Furthermore, measures in the Modern Transport Bill intend to adapt legislation for the changing risks, meaning the UK is well paced to be at the forefront of developments. Plans for trials on our strategic road networks are increasing; driverless car trials are taking place in Coventry, Bristol, Milton Keynes and Greenwich and autonomous test drives should be allowed on Britain’s motorways for the first time in 2017.

Risk and the need for regulation

However, switching to computer controls needs to be gradual, as tragically highlighted by the first driver death, caused by an autonomous vehicle, in May 2016 where a Tesla Model S collided with a lorry in Florida.

Incidents such as this highlight that autonomous technology is still developing and presents a key challenge for the motor industry: knowing what these systems are actually capable of. Furthermore, as regulations and laws surrounding autonomous vehicles are not yet fully established, the legality of using such vehicles to their full capability is also unclear. Widespread adoption of the technology will require well-defined regulations and legislative frameworks to keep pace with these technological advancements, as well as broad public trust on issues of safety and security.

As we move from little to full autonomy, human interaction will continue to be a very significant risk factor. Already, the internet and forums have numerous stories of drivers behaving recklessly with the vehicle, for example by taking hands completely off of the steering wheel and summoning the vehicle in highly populated areas. Both examples are a result of the driver not being properly attentive to the vehicle’s surroundings, nor safely controlling it.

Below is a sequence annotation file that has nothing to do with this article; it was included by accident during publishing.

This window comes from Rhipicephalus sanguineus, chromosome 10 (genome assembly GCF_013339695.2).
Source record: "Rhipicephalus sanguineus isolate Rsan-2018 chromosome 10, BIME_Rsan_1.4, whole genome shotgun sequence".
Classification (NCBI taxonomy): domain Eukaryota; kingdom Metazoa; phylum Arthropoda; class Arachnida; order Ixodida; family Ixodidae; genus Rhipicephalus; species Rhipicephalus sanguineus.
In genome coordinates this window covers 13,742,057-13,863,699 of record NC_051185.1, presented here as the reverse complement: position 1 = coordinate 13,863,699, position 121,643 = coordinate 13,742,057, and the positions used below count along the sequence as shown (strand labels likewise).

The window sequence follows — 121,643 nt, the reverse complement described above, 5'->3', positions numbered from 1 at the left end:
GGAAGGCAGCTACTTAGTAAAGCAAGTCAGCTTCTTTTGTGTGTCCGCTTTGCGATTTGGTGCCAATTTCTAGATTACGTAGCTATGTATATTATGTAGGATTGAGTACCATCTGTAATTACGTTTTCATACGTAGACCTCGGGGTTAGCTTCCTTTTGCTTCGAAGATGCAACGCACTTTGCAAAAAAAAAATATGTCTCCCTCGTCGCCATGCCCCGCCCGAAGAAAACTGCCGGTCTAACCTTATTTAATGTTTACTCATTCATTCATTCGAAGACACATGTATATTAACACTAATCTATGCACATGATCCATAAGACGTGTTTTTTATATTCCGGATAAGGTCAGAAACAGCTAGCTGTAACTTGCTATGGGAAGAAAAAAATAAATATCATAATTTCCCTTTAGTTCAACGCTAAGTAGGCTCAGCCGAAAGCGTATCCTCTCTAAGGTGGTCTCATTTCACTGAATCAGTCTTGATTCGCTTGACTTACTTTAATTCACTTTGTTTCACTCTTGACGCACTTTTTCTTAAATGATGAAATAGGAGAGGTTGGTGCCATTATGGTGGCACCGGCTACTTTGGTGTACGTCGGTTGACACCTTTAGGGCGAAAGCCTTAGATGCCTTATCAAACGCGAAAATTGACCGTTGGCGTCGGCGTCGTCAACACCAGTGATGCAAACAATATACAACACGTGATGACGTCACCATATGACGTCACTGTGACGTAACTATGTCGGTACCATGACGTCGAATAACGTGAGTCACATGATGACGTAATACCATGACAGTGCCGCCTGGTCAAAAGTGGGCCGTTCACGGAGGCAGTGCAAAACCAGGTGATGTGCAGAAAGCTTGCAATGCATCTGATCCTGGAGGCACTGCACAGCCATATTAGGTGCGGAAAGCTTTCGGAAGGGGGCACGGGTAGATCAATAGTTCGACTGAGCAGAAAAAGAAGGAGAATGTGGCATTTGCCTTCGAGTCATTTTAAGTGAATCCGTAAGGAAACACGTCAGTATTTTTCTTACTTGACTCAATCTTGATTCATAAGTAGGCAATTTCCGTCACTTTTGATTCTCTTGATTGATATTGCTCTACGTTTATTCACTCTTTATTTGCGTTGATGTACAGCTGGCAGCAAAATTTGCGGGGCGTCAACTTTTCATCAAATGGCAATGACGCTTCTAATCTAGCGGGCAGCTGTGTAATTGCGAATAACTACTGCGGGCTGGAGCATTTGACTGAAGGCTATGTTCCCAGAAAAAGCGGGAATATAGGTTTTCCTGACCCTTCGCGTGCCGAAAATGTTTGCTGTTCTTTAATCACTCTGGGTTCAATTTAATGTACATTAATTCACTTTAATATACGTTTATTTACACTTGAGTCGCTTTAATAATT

Clearly, training and education will be essential to make sure those who interact with these vehicles have the appropriate competence and awareness to ensure safe and responsible operation in line with the operator guidance issued by the manufacturer.

An exciting prospect

Needless to say, the current and potential technological advancements in autonomous vehicle technologies are hugely exciting. These advancements will have a major impact to our roads, society and systems, delivering several significant benefits.

Currently, over 90% of road traffic collisions are caused by human error and so the move towards autonomous vehicles will help to improve road safety and reduce the number of injuries and fatalities on our roads. They will also enable better use of road space, through improved traffic flow and improve mobility for those who cannot currently drive.

Clear communication and education to all users and stakeholders is paramount, to eliminate negligence when operating these systems. It’s important that brokers and insurers work closely with the motor industry to help raise awareness and educate the public of the potential risks and significant benefits that autonomous vehicles can bring.